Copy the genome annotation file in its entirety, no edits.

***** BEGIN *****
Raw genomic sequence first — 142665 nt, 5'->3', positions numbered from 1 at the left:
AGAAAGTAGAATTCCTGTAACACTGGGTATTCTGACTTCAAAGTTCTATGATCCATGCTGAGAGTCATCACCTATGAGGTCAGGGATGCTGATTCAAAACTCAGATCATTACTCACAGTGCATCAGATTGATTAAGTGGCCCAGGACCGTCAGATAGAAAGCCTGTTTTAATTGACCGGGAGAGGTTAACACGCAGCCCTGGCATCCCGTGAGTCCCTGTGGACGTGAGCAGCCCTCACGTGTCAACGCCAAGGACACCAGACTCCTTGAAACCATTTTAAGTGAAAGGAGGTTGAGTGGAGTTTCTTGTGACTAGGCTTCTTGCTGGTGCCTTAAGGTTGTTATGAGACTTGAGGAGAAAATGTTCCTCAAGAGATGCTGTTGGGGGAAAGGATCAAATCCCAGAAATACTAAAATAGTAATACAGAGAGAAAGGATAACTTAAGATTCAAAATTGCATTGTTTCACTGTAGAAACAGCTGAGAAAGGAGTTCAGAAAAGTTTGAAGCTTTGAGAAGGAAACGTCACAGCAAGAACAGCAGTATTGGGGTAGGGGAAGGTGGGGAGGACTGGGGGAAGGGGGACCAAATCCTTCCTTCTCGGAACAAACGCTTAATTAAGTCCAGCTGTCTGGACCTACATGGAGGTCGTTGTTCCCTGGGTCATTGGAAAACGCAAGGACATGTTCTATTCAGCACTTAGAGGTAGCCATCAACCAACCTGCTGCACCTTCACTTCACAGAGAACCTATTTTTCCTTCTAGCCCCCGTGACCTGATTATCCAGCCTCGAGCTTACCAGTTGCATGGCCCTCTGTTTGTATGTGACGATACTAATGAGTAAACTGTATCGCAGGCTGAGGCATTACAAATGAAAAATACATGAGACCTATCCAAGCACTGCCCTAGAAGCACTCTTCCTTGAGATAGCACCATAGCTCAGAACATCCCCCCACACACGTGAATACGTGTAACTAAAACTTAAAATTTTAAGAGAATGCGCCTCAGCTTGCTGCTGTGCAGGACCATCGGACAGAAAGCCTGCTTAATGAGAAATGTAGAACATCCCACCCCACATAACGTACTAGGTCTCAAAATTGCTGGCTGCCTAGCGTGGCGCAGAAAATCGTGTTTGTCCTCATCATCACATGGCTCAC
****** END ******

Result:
Raw genomic sequence first — 142665 nt, 5'->3', positions numbered from 1 at the left:
AGAAAGTAGAATTCCTGTAACACTGGGTATTCTGACTTCAAAGTTCTATGATCCATGCTGAGAGTCATCACCTATGAGGTCAGGGATGCTGATTCAAAACTCAGATCATTACTCACAGTGCATCAGATTGATTAAGTGGCCCAGGACCGTCAGATAGAAAGCCTGTTTTAATTGACCGGGAGAGGTTAACACGCAGCCCTGGCATCCCGTGAGTCCCTGTGGACGTGAGCAGCCCTCACGTGTCAACGCCAAGGACACCAGACTCCTTGAAACCATTTTAAGTGAAAGGAGGTTGAGTGGAGTTTCTTGTGACTAGGCTTCTTGCTGGTGCCTTAAGGTTGTTATGAGACTTGAGGAGAAAATGTTCCTCAAGAGATGCTGTTGGGGGAAAGGATCAAATCCCAGAAATACTAAAATAGTAATACAGAGAGAAAGGATAACTTAAGATTCAAAATTGCATTGTTTCACTGTAGAAACAGCTGAGAAAGGAGTTCAGAAAAGTTTGAAGCTTTGAGAAGGAAACGTCACAGCAAGAACAGCAGTATTGGGGTAGGGGAAGGTGGGGAGGACTGGGGGAAGGGGGACCAAATCCTTCCTTCTCGGAACAAACGCTTAATTAAGTCCAGCTGTCTGGACCTACATGGAGGTCGTTGTTCCCTGGGTCATTGGAAAACGCAAGGACATGTTCTATTCAGCACTTAGAGGTAGCCATCAACCAACCTGCTGCACCTTCACTTCACAGAGAACCTATTTTTCCTTCTAGCCCCCGTGACCTGATTATCCAGCCTCGAGCTTACCAGTTGCATGGCCCTCTGTTTGTATGTGACGATACTAATGAGTAAACTGTATCGCAGGCTGAGGCATTACAAATGAAAAATACATGAGACCTATCCAAGCACTGCCCTAGAAGCACTCTTCCTTGAGATAGCACCATAGCTCAGAACATCCCCCCACACACGTGAATACGTGTAACTAAAACTTAAAATTTTAAGAGAATGCGCCTCAGCTTGCTGCTGTGCAGGACCATCGGACAGAAAGCCTGCTTAATGAGAAATGTAGAACATCCCACCCCACATAACGTACTAGGTCTCAAAATTGCTGGCTGCCTAGCGTGGCGCAGAAAATCGTGTTTGTCCTCATCATCACATGGCTCAC